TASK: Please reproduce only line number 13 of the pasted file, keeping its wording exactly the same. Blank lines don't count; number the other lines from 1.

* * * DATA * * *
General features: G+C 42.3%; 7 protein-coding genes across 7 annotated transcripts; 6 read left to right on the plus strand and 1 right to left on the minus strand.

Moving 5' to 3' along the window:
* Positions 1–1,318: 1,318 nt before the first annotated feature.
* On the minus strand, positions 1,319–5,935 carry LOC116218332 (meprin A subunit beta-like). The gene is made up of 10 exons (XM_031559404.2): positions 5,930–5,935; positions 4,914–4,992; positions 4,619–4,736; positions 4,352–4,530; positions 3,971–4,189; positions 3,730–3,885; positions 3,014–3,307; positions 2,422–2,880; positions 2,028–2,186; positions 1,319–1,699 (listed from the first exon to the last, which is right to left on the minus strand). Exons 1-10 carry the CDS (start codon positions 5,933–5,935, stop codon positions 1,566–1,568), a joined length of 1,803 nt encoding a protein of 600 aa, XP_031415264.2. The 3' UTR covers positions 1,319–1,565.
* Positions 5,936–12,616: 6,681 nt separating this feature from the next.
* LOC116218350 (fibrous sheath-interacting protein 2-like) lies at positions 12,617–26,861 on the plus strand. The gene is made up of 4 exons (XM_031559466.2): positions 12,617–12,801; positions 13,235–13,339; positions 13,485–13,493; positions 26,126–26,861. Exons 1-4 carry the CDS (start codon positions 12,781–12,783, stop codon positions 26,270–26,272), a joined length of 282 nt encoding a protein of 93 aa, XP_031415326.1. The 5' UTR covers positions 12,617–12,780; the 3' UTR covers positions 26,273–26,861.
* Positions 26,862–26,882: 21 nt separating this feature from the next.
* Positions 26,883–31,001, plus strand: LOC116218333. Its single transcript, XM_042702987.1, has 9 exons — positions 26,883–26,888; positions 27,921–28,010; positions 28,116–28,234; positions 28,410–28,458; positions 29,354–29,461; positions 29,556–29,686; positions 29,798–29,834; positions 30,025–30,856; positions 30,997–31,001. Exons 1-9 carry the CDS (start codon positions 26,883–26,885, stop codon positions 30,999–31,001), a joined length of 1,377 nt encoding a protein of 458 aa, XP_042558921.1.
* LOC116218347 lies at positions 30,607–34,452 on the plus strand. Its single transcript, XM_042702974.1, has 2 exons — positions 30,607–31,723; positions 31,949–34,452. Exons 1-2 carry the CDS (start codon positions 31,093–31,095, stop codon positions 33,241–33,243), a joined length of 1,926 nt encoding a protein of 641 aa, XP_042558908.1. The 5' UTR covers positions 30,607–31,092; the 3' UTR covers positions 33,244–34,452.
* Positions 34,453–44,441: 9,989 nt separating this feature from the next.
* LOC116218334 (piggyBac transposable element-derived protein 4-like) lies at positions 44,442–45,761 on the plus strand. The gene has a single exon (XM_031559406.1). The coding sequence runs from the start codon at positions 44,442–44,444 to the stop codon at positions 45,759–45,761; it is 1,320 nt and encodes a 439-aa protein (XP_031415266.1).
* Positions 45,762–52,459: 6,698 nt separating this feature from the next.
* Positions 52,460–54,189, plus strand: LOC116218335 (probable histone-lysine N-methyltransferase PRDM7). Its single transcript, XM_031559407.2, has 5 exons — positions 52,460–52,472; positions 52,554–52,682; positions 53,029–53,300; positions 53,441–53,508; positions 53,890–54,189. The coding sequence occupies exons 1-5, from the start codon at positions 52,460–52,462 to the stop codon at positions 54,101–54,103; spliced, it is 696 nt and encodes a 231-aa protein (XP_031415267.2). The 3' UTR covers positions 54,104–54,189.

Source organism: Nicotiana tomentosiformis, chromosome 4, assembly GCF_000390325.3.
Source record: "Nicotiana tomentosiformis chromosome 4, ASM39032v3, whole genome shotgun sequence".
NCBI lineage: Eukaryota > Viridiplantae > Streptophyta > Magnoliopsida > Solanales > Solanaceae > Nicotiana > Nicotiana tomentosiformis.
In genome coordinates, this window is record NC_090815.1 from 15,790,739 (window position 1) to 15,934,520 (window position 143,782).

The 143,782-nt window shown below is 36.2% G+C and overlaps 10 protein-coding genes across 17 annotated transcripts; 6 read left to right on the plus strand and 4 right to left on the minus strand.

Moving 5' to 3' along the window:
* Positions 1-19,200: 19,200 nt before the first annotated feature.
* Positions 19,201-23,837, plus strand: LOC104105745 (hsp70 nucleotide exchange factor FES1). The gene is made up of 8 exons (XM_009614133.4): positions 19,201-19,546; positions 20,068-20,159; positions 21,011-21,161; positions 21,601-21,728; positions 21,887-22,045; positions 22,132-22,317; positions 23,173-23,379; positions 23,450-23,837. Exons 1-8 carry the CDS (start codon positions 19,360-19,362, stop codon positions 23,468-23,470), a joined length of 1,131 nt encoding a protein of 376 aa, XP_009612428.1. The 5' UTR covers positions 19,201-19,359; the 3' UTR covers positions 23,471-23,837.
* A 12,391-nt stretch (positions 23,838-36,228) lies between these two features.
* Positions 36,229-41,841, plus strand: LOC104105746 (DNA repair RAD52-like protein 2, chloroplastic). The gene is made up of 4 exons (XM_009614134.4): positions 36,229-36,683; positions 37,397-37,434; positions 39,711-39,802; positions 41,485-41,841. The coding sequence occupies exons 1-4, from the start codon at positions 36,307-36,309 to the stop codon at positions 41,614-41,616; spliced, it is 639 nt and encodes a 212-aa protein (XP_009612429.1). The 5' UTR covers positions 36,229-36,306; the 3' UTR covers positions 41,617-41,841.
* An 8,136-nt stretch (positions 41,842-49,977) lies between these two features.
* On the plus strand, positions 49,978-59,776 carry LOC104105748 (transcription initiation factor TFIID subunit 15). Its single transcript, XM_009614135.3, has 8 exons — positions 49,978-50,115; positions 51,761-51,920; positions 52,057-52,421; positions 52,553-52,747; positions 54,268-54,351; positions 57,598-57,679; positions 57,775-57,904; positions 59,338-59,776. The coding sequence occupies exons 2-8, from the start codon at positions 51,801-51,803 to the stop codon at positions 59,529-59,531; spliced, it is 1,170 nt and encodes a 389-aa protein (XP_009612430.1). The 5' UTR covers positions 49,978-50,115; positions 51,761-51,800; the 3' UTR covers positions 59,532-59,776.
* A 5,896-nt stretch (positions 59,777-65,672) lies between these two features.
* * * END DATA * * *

* Positions 52,460–54,189, plus strand: LOC116218335 (probable histone-lysine N-methyltransferase PRDM7). Its single transcript, XM_031559407.2, has 5 exons — positions 52,460–52,472; positions 52,554–52,682; positions 53,029–53,300; positions 53,441–53,508; positions 53,890–54,189. The coding sequence occupies exons 1-5, from the start codon at positions 52,460–52,462 to the stop codon at positions 54,101–54,103; spliced, it is 696 nt and encodes a 231-aa protein (XP_031415267.2). The 3' UTR covers positions 54,104–54,189.